Minister backs airline’s bid to increase female pilot recruitsJan 29, 2016
He was at the Luton Airport headquarters of budget airline easyJet to unveil the easyJet Amy Johnson Flying Initiative, named after the UK’s most well-known and inspirational female pilot.
The airline aims to double its annual intake of female pilots to 12 per cent of the total it trains.
The launch of the easyJet Amy Johnson Flying Initiative, in partnership with the British Women Pilots Association, is one of the first parts of a long term strategy to increase female pilots with six female, new entrant pilots having their training loan of around £100,000 underwritten by easyJet.
Mr McLoughlin said: “Our new Transport Infrastructure Skills Strategy sets tough new targets designed to get more women into the industry.
“I am delighted to see easyJet taking a lead with the Amy Johnson Flying initiative and would like to see more companies coming up with innovative ways to encourage more women to consider a career in transport.”
Other easyJet activity to increase the number of female pilots will include:
Working with easyJet’s pilot training providers to attract more women to apply for the cadet programme.
Work in partnership with organisations which promote female take-up of STEM (science, technology, engineering and maths) subjects and women in business, which could include funding sources for the easyJet project.
Highlighting the opportunities of pilot careers to young, female audiences such as school groups and other young organisations by deploying current easyJet female pilots to speak about their careers.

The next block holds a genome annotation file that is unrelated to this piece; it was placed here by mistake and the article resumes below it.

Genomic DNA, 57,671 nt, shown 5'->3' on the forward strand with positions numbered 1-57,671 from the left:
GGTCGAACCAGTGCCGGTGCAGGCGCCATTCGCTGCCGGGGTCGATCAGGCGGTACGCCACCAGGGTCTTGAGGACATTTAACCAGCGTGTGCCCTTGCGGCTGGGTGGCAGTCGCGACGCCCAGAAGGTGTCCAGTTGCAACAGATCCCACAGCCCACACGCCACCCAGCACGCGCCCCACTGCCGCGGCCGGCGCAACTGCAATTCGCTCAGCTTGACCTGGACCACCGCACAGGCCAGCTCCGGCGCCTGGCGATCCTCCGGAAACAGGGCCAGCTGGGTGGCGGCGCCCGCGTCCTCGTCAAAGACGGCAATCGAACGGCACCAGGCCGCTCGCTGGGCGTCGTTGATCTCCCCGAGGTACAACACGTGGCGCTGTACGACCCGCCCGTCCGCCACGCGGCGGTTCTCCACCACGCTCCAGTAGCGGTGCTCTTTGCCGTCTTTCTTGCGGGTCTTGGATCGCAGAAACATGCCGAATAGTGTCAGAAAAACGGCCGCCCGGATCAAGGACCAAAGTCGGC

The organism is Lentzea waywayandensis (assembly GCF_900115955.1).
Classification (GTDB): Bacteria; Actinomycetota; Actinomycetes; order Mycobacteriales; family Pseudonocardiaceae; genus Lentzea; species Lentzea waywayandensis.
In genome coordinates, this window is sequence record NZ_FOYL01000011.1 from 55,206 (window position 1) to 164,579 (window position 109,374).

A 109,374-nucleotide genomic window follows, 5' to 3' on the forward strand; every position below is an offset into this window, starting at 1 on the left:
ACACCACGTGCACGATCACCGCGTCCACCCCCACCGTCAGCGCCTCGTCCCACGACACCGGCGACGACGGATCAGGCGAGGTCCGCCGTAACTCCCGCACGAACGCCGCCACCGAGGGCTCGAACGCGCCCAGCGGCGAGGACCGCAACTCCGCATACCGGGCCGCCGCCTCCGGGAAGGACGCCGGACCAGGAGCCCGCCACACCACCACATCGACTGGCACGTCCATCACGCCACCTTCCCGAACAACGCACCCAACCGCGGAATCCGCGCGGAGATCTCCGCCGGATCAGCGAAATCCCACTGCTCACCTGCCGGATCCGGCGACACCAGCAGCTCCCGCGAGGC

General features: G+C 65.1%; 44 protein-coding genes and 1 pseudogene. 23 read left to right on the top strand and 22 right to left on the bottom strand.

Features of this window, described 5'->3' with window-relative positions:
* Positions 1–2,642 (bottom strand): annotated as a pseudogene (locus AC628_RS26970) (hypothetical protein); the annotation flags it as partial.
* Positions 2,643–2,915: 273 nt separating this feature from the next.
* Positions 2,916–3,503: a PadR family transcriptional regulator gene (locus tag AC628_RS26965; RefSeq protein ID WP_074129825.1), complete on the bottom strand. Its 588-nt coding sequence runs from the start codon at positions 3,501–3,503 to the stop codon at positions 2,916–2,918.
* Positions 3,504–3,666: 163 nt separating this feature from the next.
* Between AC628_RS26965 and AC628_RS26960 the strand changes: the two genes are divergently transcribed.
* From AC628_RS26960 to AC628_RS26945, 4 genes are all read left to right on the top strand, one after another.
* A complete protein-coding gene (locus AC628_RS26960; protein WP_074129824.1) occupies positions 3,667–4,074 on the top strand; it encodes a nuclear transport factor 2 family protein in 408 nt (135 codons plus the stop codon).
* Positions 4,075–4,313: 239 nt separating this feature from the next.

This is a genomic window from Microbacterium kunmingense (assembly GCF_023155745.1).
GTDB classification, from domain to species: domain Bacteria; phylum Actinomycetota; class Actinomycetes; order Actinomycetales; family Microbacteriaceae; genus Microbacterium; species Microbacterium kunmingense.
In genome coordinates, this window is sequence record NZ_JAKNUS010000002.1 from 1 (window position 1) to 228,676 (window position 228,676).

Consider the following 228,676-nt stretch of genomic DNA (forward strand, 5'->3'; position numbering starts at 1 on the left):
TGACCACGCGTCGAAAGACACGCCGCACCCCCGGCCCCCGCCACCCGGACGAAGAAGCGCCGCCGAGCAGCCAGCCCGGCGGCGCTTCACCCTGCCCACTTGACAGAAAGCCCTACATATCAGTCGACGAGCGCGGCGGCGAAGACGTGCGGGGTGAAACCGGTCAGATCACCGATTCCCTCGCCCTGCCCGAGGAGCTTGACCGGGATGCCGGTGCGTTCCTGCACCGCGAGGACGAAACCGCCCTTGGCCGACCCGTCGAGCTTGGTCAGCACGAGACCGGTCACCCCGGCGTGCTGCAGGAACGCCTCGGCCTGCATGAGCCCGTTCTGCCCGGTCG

easyJet has also committed to provide additional support to develop and retain female pilots, so that more of them can go on to achieve captaincy and pilot management roles.
Brian Tyrell, head of easyJet flight operations, said: "We are committed to encouraging more women to consider a career as a pilot and the easyJet Amy Johnson Flying Initiative is one important way of enabling some women, who may not have been able to consider it before, to undertake training and start what is a very rewarding career for life."
British Women Pilots Association chairman Julie Westhorp said the initiative was a step change in the promotion of flying careers to women.
She added: “We believe this will make a real difference in supporting the entry of more young women on to a career path where a significant barrier to entry has been financial, not aptitude.
“The BWPA supports easyJet’s aim to recruit the best of the best to sustain the high standards in the industry. The BWPA has every confidence that this initiative will be a success and we sincerely hope that it will become best practice in the industry a whole.”
The airline has an established pilot cadet programme, in partnership with CTC Aviation and CAE Oxford Aviation Academy. A total 223 cadets completed their training with these providers last year and are now flying with easyJet.
easyJet aims to recruit 1,140 crew in this financial year with a split of approximately 830 cabin crew and 310 pilots. The airline also plans to promote 200 cabin crew to cabin managers and 140 co-pilots to captains.
Last year easyJet opened a new £2.7 million training academy at Gatwick airport to provide 60% of easyJet’s training for crew from across Europe, with the remainder being delivered at easyJet’s existing training facility in Luton.
Amy Johnson was the first woman to fly solo to Australia in 1930. Originally from Hull, she gained her pilots licence in 1929 at the London Aero Club. This year is the 75th anniversary of her death, whilst flying over the Thames Estuary for the Air Transport Auxiliary in 1941 during the Second World War.